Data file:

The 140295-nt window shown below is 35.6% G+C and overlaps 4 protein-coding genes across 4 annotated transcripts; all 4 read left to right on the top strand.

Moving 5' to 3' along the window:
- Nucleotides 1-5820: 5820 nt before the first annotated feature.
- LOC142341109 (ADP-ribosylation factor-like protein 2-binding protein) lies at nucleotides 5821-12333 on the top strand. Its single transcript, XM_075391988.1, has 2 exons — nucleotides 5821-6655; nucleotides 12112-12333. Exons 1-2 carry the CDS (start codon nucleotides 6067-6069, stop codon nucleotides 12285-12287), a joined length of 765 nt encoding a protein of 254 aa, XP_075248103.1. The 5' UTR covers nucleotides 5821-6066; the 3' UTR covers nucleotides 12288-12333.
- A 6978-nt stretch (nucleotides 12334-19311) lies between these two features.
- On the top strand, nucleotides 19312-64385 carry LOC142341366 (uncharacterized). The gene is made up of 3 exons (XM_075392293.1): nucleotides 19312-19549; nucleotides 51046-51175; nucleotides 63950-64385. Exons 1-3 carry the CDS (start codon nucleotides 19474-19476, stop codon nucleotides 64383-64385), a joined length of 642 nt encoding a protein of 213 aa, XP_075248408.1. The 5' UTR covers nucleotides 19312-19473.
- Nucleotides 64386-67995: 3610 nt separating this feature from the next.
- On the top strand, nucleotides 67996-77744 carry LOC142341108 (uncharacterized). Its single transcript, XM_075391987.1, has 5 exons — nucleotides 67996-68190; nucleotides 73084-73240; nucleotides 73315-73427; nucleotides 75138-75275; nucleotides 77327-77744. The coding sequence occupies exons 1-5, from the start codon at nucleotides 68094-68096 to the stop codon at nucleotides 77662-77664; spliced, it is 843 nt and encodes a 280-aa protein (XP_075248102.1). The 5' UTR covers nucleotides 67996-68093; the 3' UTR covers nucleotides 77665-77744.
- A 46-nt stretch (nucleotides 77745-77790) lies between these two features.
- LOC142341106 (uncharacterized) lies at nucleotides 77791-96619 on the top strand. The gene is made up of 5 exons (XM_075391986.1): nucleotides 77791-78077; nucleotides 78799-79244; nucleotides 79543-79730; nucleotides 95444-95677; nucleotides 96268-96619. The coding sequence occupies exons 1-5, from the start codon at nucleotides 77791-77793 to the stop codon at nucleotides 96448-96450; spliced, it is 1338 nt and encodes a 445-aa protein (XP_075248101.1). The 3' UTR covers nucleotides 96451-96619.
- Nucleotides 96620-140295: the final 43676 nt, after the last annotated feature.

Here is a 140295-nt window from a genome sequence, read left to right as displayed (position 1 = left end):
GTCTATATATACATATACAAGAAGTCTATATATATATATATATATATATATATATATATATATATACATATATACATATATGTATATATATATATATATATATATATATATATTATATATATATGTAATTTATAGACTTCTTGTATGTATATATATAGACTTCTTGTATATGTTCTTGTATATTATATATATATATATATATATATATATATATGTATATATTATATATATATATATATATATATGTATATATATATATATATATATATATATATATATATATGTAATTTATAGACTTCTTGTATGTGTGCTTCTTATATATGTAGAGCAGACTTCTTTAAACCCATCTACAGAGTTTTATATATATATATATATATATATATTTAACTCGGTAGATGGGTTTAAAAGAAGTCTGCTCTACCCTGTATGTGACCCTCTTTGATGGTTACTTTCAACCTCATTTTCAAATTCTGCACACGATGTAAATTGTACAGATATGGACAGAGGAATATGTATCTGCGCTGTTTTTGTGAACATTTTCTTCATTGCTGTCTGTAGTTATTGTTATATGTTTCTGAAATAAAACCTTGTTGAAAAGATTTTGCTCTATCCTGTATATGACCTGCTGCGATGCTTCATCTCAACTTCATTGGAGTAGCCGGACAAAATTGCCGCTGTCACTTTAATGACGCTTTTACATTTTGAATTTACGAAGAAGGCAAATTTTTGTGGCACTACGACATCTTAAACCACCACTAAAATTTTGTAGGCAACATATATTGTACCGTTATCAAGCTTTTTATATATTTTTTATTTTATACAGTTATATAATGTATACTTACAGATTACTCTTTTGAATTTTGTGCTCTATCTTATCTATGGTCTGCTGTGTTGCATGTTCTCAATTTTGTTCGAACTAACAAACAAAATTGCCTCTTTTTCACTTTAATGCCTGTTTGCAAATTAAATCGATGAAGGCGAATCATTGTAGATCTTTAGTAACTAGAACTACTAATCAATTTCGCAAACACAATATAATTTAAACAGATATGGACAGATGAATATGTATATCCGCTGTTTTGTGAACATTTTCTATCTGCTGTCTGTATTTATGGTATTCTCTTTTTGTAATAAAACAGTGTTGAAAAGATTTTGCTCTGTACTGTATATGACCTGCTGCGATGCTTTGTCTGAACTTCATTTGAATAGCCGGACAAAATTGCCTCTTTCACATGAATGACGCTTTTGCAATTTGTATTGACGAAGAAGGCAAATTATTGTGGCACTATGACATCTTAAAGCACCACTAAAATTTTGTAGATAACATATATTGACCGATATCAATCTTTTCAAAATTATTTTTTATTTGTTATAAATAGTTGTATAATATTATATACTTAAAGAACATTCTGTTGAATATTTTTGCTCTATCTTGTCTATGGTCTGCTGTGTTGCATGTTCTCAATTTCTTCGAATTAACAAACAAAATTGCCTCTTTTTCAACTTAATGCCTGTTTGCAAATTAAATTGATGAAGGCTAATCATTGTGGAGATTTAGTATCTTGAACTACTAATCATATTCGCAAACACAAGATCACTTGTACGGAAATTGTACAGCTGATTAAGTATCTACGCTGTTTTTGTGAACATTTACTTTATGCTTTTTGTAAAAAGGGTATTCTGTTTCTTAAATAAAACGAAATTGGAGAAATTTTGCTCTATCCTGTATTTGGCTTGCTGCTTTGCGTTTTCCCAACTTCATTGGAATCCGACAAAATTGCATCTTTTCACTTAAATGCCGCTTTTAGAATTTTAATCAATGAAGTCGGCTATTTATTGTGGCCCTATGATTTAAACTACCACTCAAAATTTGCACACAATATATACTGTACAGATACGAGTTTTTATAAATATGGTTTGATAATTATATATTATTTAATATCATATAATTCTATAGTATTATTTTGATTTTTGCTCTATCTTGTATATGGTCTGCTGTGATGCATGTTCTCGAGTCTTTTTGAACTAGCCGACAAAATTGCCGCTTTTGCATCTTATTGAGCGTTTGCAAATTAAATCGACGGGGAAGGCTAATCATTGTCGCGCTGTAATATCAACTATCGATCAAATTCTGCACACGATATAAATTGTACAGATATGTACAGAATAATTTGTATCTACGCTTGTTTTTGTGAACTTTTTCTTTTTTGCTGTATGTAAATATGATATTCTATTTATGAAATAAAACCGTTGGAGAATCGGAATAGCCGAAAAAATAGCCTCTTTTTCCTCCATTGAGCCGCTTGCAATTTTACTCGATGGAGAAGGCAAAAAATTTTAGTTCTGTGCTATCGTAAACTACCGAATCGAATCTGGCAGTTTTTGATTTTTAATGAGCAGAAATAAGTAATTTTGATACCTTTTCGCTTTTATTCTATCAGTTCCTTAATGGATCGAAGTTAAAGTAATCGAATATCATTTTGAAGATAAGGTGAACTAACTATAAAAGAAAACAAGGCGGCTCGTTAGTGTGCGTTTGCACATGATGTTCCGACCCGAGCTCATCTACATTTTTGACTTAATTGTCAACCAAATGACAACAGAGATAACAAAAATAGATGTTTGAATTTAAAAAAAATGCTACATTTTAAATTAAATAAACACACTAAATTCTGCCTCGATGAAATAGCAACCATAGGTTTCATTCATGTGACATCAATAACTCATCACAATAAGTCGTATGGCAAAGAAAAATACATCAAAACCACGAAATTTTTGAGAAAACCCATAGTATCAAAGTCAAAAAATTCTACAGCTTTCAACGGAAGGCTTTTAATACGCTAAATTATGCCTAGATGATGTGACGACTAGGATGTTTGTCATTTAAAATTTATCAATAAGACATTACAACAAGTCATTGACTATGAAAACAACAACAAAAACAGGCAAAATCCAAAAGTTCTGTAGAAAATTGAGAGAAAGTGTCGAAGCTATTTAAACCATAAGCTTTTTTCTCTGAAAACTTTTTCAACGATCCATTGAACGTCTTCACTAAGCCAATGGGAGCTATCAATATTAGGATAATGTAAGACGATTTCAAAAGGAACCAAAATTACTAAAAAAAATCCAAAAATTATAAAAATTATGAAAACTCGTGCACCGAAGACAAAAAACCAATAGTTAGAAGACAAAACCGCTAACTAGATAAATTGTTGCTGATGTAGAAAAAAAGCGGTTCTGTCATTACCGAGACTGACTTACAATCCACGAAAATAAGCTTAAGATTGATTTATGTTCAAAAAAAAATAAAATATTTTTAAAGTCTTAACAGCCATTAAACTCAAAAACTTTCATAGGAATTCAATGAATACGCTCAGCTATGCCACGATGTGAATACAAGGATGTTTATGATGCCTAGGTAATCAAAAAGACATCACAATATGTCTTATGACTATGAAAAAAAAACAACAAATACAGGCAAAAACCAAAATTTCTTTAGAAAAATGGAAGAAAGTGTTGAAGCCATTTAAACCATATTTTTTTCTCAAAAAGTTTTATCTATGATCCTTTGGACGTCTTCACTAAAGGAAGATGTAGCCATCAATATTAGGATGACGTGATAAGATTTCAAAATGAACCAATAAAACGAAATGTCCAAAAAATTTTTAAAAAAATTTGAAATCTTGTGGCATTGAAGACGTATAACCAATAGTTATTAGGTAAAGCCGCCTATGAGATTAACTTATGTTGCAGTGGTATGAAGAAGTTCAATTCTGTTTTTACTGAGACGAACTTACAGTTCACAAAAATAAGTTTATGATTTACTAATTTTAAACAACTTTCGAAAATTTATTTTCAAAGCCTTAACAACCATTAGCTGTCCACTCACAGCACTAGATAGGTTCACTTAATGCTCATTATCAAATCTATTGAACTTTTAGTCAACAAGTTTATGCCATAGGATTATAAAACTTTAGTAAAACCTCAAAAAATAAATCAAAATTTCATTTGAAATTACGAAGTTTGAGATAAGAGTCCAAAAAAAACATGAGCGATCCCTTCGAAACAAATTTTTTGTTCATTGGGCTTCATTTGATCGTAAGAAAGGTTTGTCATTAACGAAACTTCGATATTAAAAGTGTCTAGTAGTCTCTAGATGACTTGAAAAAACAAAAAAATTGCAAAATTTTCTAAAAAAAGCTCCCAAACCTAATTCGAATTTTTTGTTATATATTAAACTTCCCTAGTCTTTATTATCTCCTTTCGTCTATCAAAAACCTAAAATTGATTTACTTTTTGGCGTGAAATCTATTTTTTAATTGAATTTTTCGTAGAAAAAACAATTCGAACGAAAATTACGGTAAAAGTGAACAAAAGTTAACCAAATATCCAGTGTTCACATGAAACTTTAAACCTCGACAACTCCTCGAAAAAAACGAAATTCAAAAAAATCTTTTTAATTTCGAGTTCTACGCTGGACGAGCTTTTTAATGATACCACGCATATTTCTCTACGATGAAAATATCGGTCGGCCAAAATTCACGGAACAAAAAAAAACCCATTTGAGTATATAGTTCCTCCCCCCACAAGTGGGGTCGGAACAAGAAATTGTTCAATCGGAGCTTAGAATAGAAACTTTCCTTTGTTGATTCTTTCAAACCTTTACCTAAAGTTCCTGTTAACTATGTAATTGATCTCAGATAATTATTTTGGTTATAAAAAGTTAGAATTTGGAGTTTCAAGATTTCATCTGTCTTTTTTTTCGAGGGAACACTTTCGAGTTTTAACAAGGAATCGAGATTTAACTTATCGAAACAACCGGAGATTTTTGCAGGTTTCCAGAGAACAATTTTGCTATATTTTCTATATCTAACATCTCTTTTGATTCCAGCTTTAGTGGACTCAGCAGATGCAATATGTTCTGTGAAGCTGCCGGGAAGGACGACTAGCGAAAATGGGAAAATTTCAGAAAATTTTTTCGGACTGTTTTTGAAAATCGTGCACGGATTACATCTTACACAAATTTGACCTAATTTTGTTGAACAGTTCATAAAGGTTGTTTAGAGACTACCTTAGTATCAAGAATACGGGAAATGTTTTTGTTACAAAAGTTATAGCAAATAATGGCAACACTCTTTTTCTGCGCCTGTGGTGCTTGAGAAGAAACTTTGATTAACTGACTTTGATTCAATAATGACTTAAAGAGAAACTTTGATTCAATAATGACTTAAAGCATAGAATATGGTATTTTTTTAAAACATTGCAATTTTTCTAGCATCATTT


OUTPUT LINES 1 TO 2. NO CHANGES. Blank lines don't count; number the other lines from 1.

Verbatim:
The 140295-nt window shown below is 35.6% G+C and overlaps 4 protein-coding genes across 4 annotated transcripts; all 4 read left to right on the top strand.

Moving 5' to 3' along the window: